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I’m looking at meself in the mirror, not too many marks on me face considering how many times I’ve done this. It’s no good though is it? A man of my age still fighting, having to spend a day or two lying down on the bunk in me trailer because I can’t work. Even if the fella’s hardly marked me, I still can’t go out calling for work till the bruises have gone off me face. If I never have to have another fight in me life I’ll be a happy man. But that’s not likely, not the way things is going. It’s getting worse and people is using knives and guns now. Used to happen a few times a year, maybe during or after a fair or a wedding, people’d have too much to drink, things’d be said and then it would end up in fighting. It’s more than that now. I don’t know what’s getting into people but it seems like they want to kill each other: Travellers against Travellers.
My youngest lass came and sat on me knee the other day and said Daddy I don’t like it when you get hurt, it makes me cry and get really sad and I don’t tell Mammie because I’m not supposed to say it to you. Everybody knows when there’s going to be a fight, even the bairns. I didn’t know what to say, I couldn’t tell the little lass that it wouldn’t happen again because we both knew it would.
It’s like I say, things are said maybe in drink and then they have to be straightened out the next day or a few days after by me and the other fella who I’m having to fight. I might have nothing against the man and him the same with me, but we are the fighting men from both sides and we have to sort it out.
I’ve got a bad feeling about this one though I don’t mind tellin yer, I’ve had a good run and me heart’s not in it, but I can’t let my family down. Young Georgie and Tommy said what they said in front of a load of other men and the other family’s within their rights to have it sorted. My family’ll all be cheering when I win, if I win and my wife will be bathing me cuts the next morning when the drink has worn off me. I’ll have a drink after with the men because they’ll want to buy it for me and that’ll stop the pain a bit. There’ll be a bit of money as well, some’ll come from the bettin, some’ll have to come from their pockets and all that’ll do is cover the few days I can’t work.
My wife’ll be waitin for me whatever time I get back to the trailer, she does it every time and she never says a thing, she never has because she was brought up with it, her father was a fighting man as well. I don’t know when this is going to stop I just have to keep on going until it does, but I’ll say it again me heart’s not in it. There’s the knock on the trailer door and there’s a last look at my wife, she knows how I’m feeling and she can’t look me in the face. I wouldn’t wish this on me worst enemy, being a fighting man.
Trying to explain to gorgio (non-Gypsy) people about Gypsy Traveller culture can be a very difficult task, you don’t even realise how complex your culture is until you try and explain certain aspects of it.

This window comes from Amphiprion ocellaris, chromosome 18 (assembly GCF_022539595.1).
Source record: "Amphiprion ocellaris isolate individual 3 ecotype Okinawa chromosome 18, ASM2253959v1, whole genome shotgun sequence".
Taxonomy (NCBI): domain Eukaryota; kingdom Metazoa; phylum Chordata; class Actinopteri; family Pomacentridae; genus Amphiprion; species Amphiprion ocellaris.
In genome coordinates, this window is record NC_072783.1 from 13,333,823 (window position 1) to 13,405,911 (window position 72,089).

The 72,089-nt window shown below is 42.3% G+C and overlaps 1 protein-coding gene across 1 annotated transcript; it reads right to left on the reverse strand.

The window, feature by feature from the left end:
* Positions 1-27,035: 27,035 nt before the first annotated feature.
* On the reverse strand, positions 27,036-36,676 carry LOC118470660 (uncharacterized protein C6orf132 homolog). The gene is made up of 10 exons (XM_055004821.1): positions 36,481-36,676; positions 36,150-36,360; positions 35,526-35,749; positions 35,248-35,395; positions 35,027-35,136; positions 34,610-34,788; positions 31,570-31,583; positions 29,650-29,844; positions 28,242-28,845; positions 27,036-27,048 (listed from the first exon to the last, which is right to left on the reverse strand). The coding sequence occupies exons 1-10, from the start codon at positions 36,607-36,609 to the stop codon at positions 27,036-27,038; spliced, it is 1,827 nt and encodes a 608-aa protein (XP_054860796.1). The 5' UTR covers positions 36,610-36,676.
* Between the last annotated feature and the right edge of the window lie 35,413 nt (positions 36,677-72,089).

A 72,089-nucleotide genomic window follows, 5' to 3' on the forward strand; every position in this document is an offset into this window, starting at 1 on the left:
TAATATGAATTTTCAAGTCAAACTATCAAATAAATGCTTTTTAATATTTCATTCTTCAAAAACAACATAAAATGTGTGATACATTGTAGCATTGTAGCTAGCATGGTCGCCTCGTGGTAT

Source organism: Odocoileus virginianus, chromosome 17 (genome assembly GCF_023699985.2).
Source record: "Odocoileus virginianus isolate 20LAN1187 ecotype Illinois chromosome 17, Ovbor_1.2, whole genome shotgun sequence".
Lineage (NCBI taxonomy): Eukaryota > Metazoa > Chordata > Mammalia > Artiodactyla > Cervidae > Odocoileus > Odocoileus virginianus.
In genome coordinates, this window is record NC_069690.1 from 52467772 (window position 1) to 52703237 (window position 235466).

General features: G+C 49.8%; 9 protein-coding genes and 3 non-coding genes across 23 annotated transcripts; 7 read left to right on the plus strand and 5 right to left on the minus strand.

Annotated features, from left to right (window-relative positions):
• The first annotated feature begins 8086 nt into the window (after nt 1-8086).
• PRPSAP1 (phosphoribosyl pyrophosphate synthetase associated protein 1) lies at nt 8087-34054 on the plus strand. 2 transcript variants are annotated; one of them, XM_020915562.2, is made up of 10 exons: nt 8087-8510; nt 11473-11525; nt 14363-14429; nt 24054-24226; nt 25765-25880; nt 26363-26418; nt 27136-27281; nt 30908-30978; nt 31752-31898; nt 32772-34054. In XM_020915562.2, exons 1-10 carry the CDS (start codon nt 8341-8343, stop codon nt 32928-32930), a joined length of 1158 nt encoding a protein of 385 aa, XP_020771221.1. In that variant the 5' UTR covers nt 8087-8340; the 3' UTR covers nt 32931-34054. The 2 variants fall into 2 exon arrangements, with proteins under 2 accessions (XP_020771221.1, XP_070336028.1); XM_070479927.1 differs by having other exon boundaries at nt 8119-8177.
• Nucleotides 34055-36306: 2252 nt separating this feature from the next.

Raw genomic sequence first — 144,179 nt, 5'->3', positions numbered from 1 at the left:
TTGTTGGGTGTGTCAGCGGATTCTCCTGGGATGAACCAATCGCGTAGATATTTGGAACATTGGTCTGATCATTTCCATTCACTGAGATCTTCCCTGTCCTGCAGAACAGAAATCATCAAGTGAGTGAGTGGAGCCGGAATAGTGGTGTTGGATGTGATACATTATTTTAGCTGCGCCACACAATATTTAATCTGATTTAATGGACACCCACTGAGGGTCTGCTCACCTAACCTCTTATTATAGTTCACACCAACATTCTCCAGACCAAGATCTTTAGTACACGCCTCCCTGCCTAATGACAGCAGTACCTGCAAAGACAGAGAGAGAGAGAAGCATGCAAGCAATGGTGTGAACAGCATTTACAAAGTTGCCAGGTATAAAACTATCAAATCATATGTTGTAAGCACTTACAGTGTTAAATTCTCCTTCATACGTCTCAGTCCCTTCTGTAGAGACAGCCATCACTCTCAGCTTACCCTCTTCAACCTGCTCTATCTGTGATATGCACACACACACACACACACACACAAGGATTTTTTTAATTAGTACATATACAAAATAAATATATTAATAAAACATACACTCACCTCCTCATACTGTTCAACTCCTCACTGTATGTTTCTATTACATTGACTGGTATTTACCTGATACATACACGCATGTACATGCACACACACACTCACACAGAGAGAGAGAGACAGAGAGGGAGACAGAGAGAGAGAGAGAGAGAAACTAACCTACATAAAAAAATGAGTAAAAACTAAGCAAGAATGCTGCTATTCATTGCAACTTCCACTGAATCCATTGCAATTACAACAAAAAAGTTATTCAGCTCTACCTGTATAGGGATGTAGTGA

Earlier this year I was contacted by a person studying for a PhD. She contacted me hoping that I could shed light on the current situation regarding conflict resolution within the Gypsy community. I tried on a number of occasions via email and over the phone to properly explain my viewpoint and experiences, but no matter how I tried I felt I just was not able to do it properly.
Having written a number of stories for my children on different aspects of my upbringing in the Gypsy community, in which I always seemed to be able to express myself very well, I sat down and wrote in the same story form about a relative who was a fighting man. Within 15 minutes it was done. I felt straightaway that it worked and sent it to the PhD student who felt that it explained very clearly what I had previously been unable to and gave her a new and unique way of looking at the subject. The therapeutic benefits of having written Fighting Man were tremendous. I had found a new way of expressing myself and the benefits are ongoing, the very positive responses to Fighting Man inspired me to write another 20 stories on other aspects of Gypsy life. I now have a collection called 21st Century Travellers Tales, which I hope gives those within my community some kind of voice outside of it and those outside of it some kind of insight into it.
I first met Richard through his interest in promoting men’s health. Richard became a valued advisory group member on the Department of Health funded study, The Health Status of Gypsies and Travellers in England.1 Richard’s creative and positive approach to raising cultural awareness has led to encouragement of other Gypsy Travellers to have a voice through his website, www.gypsyexpressions.org.uk, to express and celebrate their lives and their culture.
Opening the word hoard is edited by Gillie Bolton. Items should be sent to her at the address at the end of her editorial.